And so when time came to board the plane, we got on, put up our carry-ons, took off our shoes, and tried to relax. We were surprised at how crowded and full this flight was. Julie had picked this flight because it was cheaper and we thought it wouldn’t be as crowded considering most of the world is busy finding a spot to celebrate the New Year on terra firma.
I guess we’d still be back in LA a few hours before the countdown, but still, I never counted on such a full flight. Shows what I know, I guess.
Anyways, Julie and I had aisle seats for this 757 so there was an empty window seat at the moment. We secretly hoped for a Venezuelan passenger would sit there so we could ask to change our soon-to-be play money.
But then came a very attractive, well-dressed, statuesque lady who gestured to us that she was sitting in that window seat. Both of us got up to give her room to go in, but she also needed help to put her smaller carry-on in the overhead compartment. That was because that carry-on wouldn’t fit under her seat so Julie had me help put her smaller pack overhead (even though you’re only supposed to have one piece instead of two up there).
I guess that broke the ice because after that, both Julie and I had an easy (and fun) time conversing with her.
We ended up passing perhaps the next three hours chatting about ourselves, our trips, and our work. She seemed genuinely interested in our travels saying that we were “inspiring” her.
We heard much about her ordeal with her lost luggage situation, which she managed to recover just in time for this return flight (she never did get to use them on her 3-day trip). Julie and I knew the perils of checked baggage (especially since it’s holiday season) so we were strategic about packing everything into our carry-ons for this trip. We relayed some pointers to the lady (a San Diego resident by way of Seattle named Suzanne) as well as other travel tips as Julie’s travel knowledge was on full display. You go, girl!
Julie also discussed lasik eye surgery with Suzanne, who was apparently a success story. I know with Julie’s experiences such as dust getting into her eyes on this trip or losing the hard lenses in Norway, she was very open to the potential freedoms gained after this surgery. Having been through arthroscopic knee surgery, I was skeptical of going under the knife, especially with the strange things going on in the medical and pharmaceutical industries these days.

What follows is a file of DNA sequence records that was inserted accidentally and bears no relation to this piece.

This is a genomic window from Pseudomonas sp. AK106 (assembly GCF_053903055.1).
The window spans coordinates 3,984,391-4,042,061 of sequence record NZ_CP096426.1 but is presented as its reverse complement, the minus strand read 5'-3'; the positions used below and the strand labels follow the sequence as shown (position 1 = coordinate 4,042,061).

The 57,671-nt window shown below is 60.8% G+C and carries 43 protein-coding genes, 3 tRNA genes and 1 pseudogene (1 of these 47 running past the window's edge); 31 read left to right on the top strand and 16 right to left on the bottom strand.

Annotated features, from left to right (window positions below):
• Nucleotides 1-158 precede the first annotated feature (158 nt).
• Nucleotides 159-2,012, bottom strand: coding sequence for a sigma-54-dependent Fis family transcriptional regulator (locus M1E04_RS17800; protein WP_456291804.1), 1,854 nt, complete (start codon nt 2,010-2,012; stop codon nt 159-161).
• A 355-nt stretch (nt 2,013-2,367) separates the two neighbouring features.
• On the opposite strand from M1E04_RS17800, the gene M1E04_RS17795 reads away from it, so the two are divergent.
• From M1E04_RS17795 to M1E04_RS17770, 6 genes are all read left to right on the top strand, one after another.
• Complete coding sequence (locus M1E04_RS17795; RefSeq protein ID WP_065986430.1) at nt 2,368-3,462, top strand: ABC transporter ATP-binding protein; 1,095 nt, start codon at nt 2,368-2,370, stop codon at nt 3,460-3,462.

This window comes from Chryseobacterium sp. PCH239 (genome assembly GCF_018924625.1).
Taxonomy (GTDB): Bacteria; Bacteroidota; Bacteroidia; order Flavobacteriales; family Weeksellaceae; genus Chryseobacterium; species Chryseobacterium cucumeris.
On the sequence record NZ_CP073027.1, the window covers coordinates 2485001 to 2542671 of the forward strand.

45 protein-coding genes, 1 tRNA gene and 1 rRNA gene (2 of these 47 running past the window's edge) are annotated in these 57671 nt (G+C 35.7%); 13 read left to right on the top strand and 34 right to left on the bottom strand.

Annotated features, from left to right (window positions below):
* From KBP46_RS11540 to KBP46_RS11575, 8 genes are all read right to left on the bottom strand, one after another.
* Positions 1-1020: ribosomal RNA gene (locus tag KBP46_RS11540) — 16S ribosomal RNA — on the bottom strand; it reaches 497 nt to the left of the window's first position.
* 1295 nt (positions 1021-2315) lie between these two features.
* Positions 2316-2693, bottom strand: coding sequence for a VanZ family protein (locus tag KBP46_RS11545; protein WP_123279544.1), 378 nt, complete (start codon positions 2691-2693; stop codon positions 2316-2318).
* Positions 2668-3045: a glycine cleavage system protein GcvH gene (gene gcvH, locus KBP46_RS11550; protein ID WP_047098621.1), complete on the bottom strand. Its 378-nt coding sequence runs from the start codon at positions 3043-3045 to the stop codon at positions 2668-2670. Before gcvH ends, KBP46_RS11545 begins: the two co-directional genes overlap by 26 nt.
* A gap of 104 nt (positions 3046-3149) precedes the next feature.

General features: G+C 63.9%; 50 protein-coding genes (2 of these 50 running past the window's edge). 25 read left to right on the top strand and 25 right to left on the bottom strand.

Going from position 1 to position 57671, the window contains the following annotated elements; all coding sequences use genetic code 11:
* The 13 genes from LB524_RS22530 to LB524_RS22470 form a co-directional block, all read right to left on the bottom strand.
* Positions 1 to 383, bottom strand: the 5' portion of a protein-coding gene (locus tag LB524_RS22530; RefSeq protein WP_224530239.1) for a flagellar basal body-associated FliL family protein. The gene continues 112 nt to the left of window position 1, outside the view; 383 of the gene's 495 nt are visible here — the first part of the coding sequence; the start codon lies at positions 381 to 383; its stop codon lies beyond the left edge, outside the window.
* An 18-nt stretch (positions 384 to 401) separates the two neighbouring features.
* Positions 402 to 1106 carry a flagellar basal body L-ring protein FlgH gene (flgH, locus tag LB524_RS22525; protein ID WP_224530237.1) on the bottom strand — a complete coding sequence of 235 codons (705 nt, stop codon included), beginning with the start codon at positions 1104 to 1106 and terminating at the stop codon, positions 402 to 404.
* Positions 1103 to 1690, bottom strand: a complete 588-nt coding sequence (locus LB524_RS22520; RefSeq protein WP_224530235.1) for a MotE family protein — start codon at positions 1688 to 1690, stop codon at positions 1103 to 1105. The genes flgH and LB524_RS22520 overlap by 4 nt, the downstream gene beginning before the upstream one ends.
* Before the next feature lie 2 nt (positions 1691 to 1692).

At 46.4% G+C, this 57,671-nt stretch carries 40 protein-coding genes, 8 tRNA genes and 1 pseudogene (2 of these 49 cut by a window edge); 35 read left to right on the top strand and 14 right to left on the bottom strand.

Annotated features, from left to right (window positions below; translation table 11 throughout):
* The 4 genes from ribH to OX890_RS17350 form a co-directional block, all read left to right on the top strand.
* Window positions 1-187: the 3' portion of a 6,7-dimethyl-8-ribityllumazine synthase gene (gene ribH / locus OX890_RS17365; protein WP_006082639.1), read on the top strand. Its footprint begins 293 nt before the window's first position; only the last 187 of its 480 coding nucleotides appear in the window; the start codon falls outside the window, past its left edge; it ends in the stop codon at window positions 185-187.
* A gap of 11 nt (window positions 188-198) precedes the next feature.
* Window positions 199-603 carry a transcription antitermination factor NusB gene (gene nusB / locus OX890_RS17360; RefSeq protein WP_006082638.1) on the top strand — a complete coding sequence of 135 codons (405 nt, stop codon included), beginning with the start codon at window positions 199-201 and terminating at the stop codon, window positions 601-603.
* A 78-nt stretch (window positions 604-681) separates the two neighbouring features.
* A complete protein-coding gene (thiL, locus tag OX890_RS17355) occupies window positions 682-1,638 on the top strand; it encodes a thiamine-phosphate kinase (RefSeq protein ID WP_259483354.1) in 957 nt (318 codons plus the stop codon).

But she was giving Julie everything she wanted to hear (I swear she could’ve been a spokeswoman for Lasik) and so I’m sure Julie’s going to give it a go when we get home.
Anyways, the conversation with Suzanne about numerous random topics really passed the time well. It’s times like these that airplane flights are not as painful as they usually are. In fact, this one was kind of enjoyable – learning about other people with an open mind for travel and life. I was very thankful of this fortuitous random circumstance.
But even on this flight, Julie was getting tired and slept. Both Suzanne and I wanted to continue talking, but Julie’s command to me in Mandarin to the effect of “stop talking” put a stop to that. Even though Suzanne didn’t know Mandarin, she knew it was time to not talk anymore.
So eventually, I dozed off too while another repeat performance of “No Reservations” was going on. I can’t count how many times this movie has been on in the past month or so.
But before we knew it, we awoke and we were already about to land.
The flight was early as we managed to land a few minutes before 9pm. I figured there would be some time left to celebrate the New Year, but I had the feeling that we’d be too tired to bother.
When we de-planed, we hastily walked into the zoo outside the LAX terminal area while bidding Suzanne a fond farewell and happy new year.
After returning from the shuttle to my car, we loaded it up and headed home. Slowly, reality started to creep back in again and moments of this recent trip started to become pleasant memories.
Then, Julie suddenly asked me, “So was she cute?”